• They are basically tryIng to squeeze every last penny out.

  3. chellberty says:

    Can anyone remember at which convention they got into cory’s phones mailbox.

  4. Ladyfingers says:

    “Coming”? Apple’s been walling their garden for years now.

  5. Ladyfingers says:

    Apple’s App Store vetting process means that unless you break your device, you’re only allowed to run what they want you to. It’s worked very nicely for their phones and you can bet they’ll implement on their PCs soon.

    • morcheeba says:

      No, that’s not true. If you buy the developer’s license, you can develop and run anything on the iphone, without their approval. If you want to distribute in the app store, then that’s a whole different story … How does their process compare to Microsoft’s for the xbox? or Sony’s for the playstation? Or Verizon’s for any of their pre-android phones? Or Walmart or Amazon? Or Steam?  A curated store is not novel.

      Why do you think they’ll implement it on PCs soon?

      • psulli says:

        So if I pay Apple $99.00 a year I can use the device that I paid up to $400.00 to use?

        • PapayaSF says:

          I believe the $99 is to register as a developer and post apps to the App Store, but the dev tools are free if you just want to do something on your own device.

          • morcheeba says:

            sadly, no. It’s free to get the dev tools, write a program, and use it only on the emulator, but it’s $99/year to actually run it on your phone.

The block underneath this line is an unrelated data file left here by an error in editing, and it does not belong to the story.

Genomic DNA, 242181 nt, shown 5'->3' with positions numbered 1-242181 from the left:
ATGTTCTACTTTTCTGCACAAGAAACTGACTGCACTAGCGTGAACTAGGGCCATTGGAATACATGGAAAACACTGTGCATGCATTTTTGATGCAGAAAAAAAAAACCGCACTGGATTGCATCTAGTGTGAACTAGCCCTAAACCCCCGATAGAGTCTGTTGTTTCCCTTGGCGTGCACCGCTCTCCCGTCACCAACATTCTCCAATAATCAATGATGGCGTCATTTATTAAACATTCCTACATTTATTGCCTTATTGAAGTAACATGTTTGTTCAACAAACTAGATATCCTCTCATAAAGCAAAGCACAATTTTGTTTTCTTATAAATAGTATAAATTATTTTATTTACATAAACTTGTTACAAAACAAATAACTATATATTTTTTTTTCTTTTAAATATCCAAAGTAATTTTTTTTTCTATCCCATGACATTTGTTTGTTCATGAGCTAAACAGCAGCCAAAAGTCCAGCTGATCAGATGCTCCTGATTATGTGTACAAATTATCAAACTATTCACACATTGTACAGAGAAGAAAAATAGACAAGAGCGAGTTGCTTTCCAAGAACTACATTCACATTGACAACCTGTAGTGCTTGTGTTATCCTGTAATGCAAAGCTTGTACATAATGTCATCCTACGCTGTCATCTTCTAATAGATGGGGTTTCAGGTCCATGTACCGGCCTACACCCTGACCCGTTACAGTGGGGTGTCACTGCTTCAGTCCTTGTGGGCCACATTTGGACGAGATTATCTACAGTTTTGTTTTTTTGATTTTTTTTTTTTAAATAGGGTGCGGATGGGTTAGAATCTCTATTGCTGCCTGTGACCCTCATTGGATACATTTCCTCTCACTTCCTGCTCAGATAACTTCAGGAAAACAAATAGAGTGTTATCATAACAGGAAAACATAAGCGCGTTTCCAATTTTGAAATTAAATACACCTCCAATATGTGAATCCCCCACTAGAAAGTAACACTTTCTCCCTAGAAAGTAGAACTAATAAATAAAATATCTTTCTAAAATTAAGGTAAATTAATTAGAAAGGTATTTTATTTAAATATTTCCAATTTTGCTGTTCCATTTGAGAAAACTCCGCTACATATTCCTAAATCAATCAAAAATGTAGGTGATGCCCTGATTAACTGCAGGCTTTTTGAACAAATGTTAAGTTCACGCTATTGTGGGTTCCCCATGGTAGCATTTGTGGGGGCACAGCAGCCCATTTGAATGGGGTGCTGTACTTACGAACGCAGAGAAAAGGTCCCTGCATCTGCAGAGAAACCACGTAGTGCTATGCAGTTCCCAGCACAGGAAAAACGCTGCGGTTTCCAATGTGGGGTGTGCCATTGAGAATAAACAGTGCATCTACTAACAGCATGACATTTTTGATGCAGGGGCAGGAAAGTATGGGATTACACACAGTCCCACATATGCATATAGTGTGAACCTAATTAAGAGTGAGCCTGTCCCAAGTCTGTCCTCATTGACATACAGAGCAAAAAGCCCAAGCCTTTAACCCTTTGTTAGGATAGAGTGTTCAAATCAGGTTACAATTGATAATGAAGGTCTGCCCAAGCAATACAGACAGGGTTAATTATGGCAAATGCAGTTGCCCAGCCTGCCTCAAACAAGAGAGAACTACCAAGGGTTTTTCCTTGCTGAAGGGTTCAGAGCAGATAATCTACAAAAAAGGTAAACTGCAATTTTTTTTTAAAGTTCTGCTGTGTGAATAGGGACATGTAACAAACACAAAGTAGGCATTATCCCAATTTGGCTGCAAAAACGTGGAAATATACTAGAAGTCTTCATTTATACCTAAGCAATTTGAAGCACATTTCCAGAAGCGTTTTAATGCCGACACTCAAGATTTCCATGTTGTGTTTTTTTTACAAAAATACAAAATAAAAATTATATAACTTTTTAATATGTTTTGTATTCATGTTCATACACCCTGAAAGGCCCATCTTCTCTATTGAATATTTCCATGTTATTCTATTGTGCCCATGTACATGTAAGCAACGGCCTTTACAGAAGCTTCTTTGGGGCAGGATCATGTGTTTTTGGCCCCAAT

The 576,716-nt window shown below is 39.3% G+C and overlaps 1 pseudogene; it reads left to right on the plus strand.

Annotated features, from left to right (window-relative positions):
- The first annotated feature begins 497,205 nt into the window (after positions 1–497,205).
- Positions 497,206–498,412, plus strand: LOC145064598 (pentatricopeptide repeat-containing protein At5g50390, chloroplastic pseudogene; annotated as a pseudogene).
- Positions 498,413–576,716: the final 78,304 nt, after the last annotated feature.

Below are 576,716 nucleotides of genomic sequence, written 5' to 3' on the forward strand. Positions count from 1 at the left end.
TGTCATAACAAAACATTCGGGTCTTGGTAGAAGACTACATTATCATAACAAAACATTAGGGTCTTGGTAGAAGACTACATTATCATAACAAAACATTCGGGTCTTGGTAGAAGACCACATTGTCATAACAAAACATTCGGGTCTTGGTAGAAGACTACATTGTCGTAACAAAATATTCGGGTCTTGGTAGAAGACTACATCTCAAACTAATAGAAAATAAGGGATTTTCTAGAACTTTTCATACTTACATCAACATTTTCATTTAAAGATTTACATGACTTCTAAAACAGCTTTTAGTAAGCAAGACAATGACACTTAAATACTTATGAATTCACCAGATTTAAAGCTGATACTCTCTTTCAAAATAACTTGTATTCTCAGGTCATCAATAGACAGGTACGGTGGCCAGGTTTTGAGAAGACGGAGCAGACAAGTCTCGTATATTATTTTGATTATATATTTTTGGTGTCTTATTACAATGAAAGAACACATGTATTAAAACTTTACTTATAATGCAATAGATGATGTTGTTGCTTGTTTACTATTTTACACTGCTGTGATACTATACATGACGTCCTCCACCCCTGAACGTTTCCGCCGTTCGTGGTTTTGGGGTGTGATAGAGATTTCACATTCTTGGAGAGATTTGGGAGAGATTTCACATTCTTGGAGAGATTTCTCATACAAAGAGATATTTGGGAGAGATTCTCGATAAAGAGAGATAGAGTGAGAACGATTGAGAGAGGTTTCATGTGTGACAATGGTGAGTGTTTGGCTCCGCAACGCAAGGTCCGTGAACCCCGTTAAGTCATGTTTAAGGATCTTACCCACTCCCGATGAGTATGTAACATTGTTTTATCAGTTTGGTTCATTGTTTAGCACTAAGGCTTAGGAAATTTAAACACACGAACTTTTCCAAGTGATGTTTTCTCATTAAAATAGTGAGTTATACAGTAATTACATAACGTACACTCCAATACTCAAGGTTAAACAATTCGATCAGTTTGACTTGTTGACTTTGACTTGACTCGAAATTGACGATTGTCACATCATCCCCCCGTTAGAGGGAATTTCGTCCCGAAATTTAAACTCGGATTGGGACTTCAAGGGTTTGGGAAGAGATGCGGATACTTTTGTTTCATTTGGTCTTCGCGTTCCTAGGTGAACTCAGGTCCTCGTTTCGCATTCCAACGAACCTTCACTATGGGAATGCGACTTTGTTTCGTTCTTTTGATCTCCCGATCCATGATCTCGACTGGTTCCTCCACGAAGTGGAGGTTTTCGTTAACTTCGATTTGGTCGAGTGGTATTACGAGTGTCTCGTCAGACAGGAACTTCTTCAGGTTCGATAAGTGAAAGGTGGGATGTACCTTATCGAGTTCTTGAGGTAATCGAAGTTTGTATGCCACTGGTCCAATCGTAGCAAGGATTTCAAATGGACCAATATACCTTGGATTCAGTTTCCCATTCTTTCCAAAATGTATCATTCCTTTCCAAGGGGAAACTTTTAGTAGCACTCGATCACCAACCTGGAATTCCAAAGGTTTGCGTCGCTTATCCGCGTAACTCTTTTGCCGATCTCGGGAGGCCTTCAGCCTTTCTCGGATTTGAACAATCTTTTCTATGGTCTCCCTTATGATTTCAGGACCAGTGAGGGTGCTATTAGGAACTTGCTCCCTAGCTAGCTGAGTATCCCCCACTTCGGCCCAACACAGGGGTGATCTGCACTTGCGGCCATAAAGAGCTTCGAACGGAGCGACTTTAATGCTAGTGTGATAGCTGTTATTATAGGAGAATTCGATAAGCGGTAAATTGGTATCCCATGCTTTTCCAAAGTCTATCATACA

Hey, today I put in $50 of gas to use a car I paid $20,000 to use.  It’s not an analogy; I wish it was free, but it isn’t. They are excellent tools. I also wish I could answer how they compare to Visual Studio, but the pricing for that is so complicated, they wrote a 46-page whitepaper to describe it :  http://www.microsoft.com/download/en/details.aspx?displaylang=en&id=13350

          • Shane Simmons says:

            “Hey, today I put in $50 of gas to use a car I paid $20,000 to use.  It’s not an analogy; I wish it was free, but it isn’t.”

            You’re right; it’s not an analogy.  A better analogy would be if you bought a Toyota, and if you wanted to put an aftermarket car radio, you either had to have it done at the Toyota dealership, or have a certification to be a Toyota mechanic to buy the screwdriver for the Toyota-head screws.

        • Xof says:

          No, if you pay Apple $99 per year, you can use their keys to install your own custom-written software onto the device… and they’ll throw in an IDE for free.

          You will have to pay a carrier about $1,000 per year to use your $400 device, though, and there’s no getting around that.

          • retepslluerb says:

            You don’t. You can buy the iPhone unlocked in most major markets.  Why Apple keeps that model in the US market, I don’t know. But it’s most likely attributable to the peculiarities of that market, not a deep wish of Apple itself.    

          • Xof says:

            Replying to myself since we’ve hit the limit: “Unlocked” does not mean “unlimited free cellular usage.” I’m not sure what the two have to do with the each other.

          • guanto says:

            You can buy an unlocked (or used) iPhone, pop in a SIM card and use it. Cell phone plans can be pretty cheap: €13/month for more minutes than you could ever use and unlimited data around here, for instance.